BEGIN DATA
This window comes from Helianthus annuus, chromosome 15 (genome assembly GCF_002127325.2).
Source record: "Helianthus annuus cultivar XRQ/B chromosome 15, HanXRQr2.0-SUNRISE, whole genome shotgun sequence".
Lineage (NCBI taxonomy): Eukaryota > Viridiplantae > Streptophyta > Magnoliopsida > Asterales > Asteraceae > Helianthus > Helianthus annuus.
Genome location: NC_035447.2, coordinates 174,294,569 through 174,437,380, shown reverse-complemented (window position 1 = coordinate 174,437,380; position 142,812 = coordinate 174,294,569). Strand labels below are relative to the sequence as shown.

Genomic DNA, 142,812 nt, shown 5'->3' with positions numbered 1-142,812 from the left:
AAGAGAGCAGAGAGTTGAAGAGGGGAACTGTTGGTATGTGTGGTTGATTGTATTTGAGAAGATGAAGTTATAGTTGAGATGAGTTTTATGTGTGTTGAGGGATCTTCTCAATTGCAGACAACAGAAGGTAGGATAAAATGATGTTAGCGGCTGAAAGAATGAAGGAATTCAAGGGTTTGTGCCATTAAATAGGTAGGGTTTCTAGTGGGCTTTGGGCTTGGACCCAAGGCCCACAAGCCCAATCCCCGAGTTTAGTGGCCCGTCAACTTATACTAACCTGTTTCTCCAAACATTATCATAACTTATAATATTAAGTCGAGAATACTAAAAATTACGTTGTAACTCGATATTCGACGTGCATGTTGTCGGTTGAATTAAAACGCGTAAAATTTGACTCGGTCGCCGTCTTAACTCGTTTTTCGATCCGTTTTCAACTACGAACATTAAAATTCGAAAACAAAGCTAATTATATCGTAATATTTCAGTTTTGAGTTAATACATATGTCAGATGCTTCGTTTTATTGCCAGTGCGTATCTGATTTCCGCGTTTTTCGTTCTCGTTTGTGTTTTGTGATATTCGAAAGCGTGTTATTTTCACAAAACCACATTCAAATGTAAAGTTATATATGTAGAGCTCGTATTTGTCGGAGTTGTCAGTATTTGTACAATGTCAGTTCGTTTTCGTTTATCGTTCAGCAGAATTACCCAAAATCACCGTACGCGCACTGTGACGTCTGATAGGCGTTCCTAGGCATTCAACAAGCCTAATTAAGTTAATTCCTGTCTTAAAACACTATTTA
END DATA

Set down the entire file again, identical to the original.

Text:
This window comes from Helianthus annuus, chromosome 15 (genome assembly GCF_002127325.2).
Source record: "Helianthus annuus cultivar XRQ/B chromosome 15, HanXRQr2.0-SUNRISE, whole genome shotgun sequence".
Lineage (NCBI taxonomy): Eukaryota > Viridiplantae > Streptophyta > Magnoliopsida > Asterales > Asteraceae > Helianthus > Helianthus annuus.
Genome location: NC_035447.2, coordinates 174,294,569 through 174,437,380, shown reverse-complemented (window position 1 = coordinate 174,437,380; position 142,812 = coordinate 174,294,569). Strand labels below are relative to the sequence as shown.

Genomic DNA, 142,812 nt, shown 5'->3' with positions numbered 1-142,812 from the left:
AAGAGAGCAGAGAGTTGAAGAGGGGAACTGTTGGTATGTGTGGTTGATTGTATTTGAGAAGATGAAGTTATAGTTGAGATGAGTTTTATGTGTGTTGAGGGATCTTCTCAATTGCAGACAACAGAAGGTAGGATAAAATGATGTTAGCGGCTGAAAGAATGAAGGAATTCAAGGGTTTGTGCCATTAAATAGGTAGGGTTTCTAGTGGGCTTTGGGCTTGGACCCAAGGCCCACAAGCCCAATCCCCGAGTTTAGTGGCCCGTCAACTTATACTAACCTGTTTCTCCAAACATTATCATAACTTATAATATTAAGTCGAGAATACTAAAAATTACGTTGTAACTCGATATTCGACGTGCATGTTGTCGGTTGAATTAAAACGCGTAAAATTTGACTCGGTCGCCGTCTTAACTCGTTTTTCGATCCGTTTTCAACTACGAACATTAAAATTCGAAAACAAAGCTAATTATATCGTAATATTTCAGTTTTGAGTTAATACATATGTCAGATGCTTCGTTTTATTGCCAGTGCGTATCTGATTTCCGCGTTTTTCGTTCTCGTTTGTGTTTTGTGATATTCGAAAGCGTGTTATTTTCACAAAACCACATTCAAATGTAAAGTTATATATGTAGAGCTCGTATTTGTCGGAGTTGTCAGTATTTGTACAATGTCAGTTCGTTTTCGTTTATCGTTCAGCAGAATTACCCAAAATCACCGTACGCGCACTGTGACGTCTGATAGGCGTTCCTAGGCATTCAACAAGCCTAATTAAGTTAATTCCTGTCTTAAAACACTATTTA